BRONX, NY — With the 2016 Rio Olympic Games less than a month away, the USA Women’s Senior National Water Polo Team — defending Olympic as well as FINA World champs – is not the only program facing pressures of an Olympian dimension. Prior to his team’s 10-7 exhibition loss to Team USA last Saturday at Fordham University, Hungarian Senior Women’s Team head coach Attila Bíró acknowledged the high expectations for his team.
“Hungary always must take a medal, otherwise [this] can create problems for me and the players,” Bíró said about his country’s passion for water polo. “Hungarian fans and the media [are] wanting from us a good result, a good game.”
András Merésm, Bíró’s predecessor as women’s coach, did not fulfill those hopes, and he paid for it with his job. After overseeing disappointing finishes in the 2012 Olympics in London (fourth) and the 2014 European Championships (third) – with Hungary as host – Merésm was fired last October, just three months before the 2016 Euros, the continent’s most important tournament.
Hungary’s improvement under Bíró has been dramatic, including a stunning 9-7 win over the Netherlands in the European Championship finals that gave the Hungarians their first title since 2001 and an automatic berth to Rio.
But along with the championship come heightened expectations from fans whose teams have arguably been the world’s most successful ever at water polo. The Hungarian men’s team has won nine gold medals while capturing medals in 16 of the 21 Olympic games they’ve entered.
“We are focused to take a medal from the Olympics,” Brio acknowledged. “Definitely we must; my team is able to do it.”
With as many as 10 players with prior Olympic experience, including captain and leading scorer Rita Keszthelyi, the Hungarian squad has the poise and maturity to offset the customary Olympian jitters. A veteran of London, Keszthelyi believes her team will be prepared for whatever challenges Rio offers.
“[For] the first Olympic Games in London, we were really excited,” she said. “Everything was new. Now we know what we can expect. Our attention will be focused only for the water polo, so I think we are more mature now.”
Despite three losses in a week to Team USA, Bíró was unconcerned about how his team’s performance; he’s focused on preparing for the Olympics, which open August 5.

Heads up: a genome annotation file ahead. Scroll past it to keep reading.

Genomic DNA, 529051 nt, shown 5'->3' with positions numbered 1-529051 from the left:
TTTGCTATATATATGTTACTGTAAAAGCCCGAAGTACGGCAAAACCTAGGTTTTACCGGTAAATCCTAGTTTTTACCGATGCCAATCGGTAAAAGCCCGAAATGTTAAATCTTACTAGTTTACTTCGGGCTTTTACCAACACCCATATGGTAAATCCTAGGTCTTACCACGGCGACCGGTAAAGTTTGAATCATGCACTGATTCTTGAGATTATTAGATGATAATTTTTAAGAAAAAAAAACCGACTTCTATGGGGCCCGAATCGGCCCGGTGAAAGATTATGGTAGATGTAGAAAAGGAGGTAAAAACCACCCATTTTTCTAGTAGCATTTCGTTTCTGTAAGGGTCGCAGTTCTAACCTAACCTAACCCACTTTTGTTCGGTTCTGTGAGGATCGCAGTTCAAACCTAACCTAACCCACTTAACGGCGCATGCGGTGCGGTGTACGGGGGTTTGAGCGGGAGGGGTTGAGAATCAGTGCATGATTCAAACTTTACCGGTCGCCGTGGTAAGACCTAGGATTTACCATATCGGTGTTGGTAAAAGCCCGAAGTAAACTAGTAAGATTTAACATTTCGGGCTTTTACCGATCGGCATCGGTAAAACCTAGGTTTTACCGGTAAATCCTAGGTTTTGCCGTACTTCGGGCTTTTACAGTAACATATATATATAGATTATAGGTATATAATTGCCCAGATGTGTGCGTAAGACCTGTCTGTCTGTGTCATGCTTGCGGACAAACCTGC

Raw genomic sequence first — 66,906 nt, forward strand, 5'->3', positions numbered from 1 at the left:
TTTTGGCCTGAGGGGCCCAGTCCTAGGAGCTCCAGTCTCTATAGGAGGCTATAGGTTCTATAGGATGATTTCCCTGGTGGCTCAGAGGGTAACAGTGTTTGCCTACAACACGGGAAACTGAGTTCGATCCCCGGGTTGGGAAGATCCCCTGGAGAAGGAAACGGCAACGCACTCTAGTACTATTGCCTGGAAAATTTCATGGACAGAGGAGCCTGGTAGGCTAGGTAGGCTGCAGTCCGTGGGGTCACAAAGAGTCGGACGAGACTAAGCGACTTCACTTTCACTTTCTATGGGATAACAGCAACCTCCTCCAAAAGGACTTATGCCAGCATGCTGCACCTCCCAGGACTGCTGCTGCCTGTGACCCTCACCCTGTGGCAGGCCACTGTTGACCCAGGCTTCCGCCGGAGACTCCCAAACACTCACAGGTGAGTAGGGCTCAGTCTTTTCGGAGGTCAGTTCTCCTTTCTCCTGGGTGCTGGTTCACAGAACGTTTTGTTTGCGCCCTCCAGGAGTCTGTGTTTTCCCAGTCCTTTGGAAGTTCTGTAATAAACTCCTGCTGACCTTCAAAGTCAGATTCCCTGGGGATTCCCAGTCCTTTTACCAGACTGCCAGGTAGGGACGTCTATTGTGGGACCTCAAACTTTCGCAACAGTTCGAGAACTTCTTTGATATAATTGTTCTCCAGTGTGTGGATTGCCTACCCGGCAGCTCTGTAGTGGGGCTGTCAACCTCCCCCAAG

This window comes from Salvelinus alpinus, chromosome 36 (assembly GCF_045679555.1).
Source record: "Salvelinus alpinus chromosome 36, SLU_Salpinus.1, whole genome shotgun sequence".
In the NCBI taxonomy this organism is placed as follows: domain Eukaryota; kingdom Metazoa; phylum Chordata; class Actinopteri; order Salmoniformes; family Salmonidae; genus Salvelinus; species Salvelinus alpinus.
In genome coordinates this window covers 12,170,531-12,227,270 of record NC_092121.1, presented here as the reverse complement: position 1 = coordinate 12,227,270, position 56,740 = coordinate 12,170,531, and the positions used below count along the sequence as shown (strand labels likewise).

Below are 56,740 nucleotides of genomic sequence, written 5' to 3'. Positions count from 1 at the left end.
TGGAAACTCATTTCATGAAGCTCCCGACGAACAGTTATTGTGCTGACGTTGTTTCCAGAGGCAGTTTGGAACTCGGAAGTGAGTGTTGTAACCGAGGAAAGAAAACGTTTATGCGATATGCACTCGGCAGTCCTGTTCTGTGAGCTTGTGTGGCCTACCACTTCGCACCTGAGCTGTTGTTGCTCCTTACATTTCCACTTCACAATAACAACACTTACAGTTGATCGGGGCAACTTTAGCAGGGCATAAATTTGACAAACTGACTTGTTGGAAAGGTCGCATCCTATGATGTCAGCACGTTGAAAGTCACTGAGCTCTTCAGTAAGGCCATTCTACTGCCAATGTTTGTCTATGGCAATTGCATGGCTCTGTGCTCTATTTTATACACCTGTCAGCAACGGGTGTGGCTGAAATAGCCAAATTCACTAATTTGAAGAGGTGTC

“Today’s result is not the most important for me, because I’m looking for the best team,” he explained. “In two weeks, we host a tournament in Budapest [with] Australia, Spain and Italy. After that I will name the players who are going to Rio.”
Team USA Favored
But it may be hard to overcome an American squad that has played exceptionally well since winning gold medals in London. Team USA has captured every major title and sustained only two losses in 34 matches this year on their way to qualifying for Rio.
Still, U.S. head coach Adam Krikorian, who has guided the team since 2009, knows that there are no guarantees when it comes to the Olympics, where the competition is especially fierce.
“We know that we can be beat on any given day, but we also know that we have this wealth of experience and success that gives us confidence going into a game,” Krikorian said following a USA vs. Hungary match at Greenwich, Connecticut, earlier in the week.
Asked about the Hungarians’ chances against the Americans on Saturday, Coach Bíró said, “I wouldn’t say that we are [an] underdog team, but I think that the U.S. team at the moment is better than us. We are working on that; we’re going to be at the same level at the Olympics.”
Rita Keszthelyi agreed with her coach and spoke about the sport’s element of unpredictability: “[When] we talk about women’s water polo — anything can happen,” she said. “If you lead for three goals, maybe you lose after that. You can’t relax. You have to focus on 32 minutes.”
A common foe both the U.S. and Hungarian teams face is the Zika virus, which has dominated Olympic coverage. Said Keszthely, “What I heard, in the [Olympic] Village there’s no danger for us. Of course, we fear for that because we are women, so it affects us, not the men. There is no solution for this problem, unfortunately. There is no cure. But we prepare for the Olympic games our whole life. I don’t know who would skip that.”
Courtney Matthewson of Team USA is entirely focused on the matter at hand: winning a second straight Olympic title. Matthewson is similarly unmoved by Zika’s threat.
“I’m going there to try and win the gold medal,” she said following the Greenwich match. “I’m going to go down there, head down, do what I need to do, and if I come back with 500 bites, then I have 500 bites and some hardware.”